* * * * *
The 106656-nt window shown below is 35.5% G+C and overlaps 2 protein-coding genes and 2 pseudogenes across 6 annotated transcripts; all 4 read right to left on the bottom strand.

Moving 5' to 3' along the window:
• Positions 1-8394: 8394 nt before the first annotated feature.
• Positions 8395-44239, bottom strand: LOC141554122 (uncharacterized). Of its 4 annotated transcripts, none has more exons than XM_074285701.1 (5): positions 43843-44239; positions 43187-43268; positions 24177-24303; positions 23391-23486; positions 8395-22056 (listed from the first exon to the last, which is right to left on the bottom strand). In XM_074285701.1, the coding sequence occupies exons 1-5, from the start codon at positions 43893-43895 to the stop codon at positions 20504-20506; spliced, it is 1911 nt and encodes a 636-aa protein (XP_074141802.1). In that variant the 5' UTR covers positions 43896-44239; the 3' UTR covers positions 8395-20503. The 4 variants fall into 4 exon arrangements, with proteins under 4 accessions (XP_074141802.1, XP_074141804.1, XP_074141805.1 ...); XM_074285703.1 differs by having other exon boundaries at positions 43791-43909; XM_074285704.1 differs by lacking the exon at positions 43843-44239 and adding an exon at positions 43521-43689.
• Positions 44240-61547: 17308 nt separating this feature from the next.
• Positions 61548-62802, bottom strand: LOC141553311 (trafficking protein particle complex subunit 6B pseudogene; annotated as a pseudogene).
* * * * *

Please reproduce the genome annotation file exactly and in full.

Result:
The 106656-nt window shown below is 35.5% G+C and overlaps 2 protein-coding genes and 2 pseudogenes across 6 annotated transcripts; all 4 read right to left on the bottom strand.

Moving 5' to 3' along the window:
• Positions 1-8394: 8394 nt before the first annotated feature.
• Positions 8395-44239, bottom strand: LOC141554122 (uncharacterized). Of its 4 annotated transcripts, none has more exons than XM_074285701.1 (5): positions 43843-44239; positions 43187-43268; positions 24177-24303; positions 23391-23486; positions 8395-22056 (listed from the first exon to the last, which is right to left on the bottom strand). In XM_074285701.1, the coding sequence occupies exons 1-5, from the start codon at positions 43893-43895 to the stop codon at positions 20504-20506; spliced, it is 1911 nt and encodes a 636-aa protein (XP_074141802.1). In that variant the 5' UTR covers positions 43896-44239; the 3' UTR covers positions 8395-20503. The 4 variants fall into 4 exon arrangements, with proteins under 4 accessions (XP_074141802.1, XP_074141804.1, XP_074141805.1 ...); XM_074285703.1 differs by having other exon boundaries at positions 43791-43909; XM_074285704.1 differs by lacking the exon at positions 43843-44239 and adding an exon at positions 43521-43689.
• Positions 44240-61547: 17308 nt separating this feature from the next.
• Positions 61548-62802, bottom strand: LOC141553311 (trafficking protein particle complex subunit 6B pseudogene; annotated as a pseudogene).